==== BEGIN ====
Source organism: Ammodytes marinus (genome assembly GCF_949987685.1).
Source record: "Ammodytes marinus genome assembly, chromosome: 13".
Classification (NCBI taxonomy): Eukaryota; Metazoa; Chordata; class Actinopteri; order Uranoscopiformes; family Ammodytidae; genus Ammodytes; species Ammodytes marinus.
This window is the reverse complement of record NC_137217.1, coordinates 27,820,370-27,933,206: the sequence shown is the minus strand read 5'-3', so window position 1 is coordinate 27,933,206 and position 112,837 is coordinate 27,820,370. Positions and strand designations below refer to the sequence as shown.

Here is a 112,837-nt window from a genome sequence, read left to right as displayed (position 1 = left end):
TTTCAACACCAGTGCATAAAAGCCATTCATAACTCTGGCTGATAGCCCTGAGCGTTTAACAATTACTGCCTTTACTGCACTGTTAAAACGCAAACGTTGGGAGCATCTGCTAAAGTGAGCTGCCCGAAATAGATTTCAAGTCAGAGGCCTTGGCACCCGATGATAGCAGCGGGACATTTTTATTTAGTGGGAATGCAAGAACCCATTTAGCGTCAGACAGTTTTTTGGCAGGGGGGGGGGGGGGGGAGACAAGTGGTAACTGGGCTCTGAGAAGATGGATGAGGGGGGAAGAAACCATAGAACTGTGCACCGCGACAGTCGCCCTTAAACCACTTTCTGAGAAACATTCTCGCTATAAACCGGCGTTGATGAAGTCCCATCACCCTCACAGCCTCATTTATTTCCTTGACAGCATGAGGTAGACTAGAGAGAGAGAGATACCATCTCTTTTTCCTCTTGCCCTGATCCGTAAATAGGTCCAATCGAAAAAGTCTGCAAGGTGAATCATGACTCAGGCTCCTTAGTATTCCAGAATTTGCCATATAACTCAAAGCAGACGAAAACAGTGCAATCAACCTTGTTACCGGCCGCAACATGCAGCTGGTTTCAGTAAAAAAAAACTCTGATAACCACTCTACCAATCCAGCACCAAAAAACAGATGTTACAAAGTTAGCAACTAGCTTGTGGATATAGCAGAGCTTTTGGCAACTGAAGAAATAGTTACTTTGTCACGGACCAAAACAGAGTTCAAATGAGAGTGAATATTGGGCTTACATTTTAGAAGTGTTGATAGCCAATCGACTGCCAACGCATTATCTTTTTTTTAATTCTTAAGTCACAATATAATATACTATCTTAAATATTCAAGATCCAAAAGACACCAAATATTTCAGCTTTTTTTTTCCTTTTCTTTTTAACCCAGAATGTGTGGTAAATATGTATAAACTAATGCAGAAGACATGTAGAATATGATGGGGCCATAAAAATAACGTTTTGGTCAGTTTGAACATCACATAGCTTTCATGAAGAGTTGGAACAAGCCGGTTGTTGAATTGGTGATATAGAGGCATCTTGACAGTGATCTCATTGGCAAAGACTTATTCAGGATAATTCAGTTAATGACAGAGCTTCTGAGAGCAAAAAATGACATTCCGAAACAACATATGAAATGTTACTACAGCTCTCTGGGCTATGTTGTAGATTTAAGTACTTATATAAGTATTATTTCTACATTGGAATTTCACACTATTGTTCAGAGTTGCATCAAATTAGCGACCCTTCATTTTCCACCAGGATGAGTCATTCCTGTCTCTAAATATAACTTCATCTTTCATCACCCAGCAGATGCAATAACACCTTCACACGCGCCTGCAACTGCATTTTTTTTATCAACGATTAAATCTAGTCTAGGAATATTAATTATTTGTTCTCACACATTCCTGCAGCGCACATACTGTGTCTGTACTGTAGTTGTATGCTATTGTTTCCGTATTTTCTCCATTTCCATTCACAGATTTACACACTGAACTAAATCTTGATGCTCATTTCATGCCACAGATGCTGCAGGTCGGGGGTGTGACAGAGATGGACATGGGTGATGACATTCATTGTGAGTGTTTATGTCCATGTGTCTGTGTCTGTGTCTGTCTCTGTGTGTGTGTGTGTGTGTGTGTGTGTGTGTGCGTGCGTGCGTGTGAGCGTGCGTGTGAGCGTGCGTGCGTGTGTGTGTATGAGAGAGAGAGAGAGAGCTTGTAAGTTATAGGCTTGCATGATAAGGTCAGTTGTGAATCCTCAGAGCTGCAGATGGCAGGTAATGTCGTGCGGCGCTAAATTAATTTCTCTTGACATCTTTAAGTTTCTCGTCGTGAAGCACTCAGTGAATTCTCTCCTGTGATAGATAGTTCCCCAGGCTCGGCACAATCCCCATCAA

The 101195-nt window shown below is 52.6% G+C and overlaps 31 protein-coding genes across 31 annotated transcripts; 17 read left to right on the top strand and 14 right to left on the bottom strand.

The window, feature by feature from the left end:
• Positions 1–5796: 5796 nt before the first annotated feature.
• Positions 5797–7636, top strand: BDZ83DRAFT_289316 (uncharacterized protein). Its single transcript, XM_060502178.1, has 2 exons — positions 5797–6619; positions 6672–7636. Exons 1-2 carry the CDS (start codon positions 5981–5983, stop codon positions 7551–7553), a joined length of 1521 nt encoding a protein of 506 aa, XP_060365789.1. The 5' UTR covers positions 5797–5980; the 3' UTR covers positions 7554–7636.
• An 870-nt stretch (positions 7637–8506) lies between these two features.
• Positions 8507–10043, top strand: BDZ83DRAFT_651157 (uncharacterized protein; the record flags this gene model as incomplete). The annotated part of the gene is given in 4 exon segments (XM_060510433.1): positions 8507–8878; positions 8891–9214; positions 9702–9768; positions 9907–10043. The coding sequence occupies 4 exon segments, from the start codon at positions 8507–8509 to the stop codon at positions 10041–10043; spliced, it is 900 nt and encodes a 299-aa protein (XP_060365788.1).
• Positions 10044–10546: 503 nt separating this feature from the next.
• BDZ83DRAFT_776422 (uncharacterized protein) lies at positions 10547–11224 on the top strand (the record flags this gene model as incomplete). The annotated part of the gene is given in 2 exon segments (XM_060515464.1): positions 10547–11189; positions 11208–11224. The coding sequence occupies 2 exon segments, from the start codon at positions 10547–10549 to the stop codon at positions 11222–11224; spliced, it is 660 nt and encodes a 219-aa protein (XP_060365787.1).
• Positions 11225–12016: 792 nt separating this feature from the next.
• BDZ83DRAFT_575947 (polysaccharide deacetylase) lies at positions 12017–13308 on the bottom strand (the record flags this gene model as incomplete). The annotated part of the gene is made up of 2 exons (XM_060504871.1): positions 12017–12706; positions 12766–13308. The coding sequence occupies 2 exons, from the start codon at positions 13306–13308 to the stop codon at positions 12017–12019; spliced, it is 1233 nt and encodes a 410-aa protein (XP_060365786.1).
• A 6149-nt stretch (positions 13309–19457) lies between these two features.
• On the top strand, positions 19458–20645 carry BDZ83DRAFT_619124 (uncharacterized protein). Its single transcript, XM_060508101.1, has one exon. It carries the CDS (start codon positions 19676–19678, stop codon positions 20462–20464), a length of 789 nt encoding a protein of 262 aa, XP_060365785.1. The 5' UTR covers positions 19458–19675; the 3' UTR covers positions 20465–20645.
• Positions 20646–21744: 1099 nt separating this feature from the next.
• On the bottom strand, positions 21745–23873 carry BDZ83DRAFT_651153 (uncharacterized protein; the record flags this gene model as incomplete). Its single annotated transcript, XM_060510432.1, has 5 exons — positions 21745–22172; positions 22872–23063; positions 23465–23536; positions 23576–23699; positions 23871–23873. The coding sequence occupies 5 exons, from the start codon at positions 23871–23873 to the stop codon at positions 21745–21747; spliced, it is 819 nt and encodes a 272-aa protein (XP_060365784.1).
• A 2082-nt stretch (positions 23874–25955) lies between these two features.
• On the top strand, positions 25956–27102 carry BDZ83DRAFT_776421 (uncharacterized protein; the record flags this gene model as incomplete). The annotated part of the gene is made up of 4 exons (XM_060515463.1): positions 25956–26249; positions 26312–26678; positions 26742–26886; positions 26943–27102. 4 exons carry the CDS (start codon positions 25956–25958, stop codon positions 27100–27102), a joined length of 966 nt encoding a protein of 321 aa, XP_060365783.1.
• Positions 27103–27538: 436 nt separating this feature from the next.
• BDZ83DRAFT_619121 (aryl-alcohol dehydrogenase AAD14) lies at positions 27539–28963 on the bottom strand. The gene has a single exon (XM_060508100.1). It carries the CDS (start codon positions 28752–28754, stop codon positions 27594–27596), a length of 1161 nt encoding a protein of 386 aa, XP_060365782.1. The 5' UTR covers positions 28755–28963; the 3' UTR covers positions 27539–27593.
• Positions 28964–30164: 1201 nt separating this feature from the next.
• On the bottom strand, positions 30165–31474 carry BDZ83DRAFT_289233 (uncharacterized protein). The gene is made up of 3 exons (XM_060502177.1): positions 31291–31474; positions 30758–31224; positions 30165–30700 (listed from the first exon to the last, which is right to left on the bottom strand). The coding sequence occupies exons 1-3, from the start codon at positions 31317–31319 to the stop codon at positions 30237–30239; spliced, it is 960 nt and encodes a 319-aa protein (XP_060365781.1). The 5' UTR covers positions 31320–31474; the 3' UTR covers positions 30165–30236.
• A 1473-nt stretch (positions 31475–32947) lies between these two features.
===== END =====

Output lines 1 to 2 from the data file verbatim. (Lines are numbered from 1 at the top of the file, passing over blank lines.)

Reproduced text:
Source organism: Ammodytes marinus (genome assembly GCF_949987685.1).
Source record: "Ammodytes marinus genome assembly, chromosome: 13".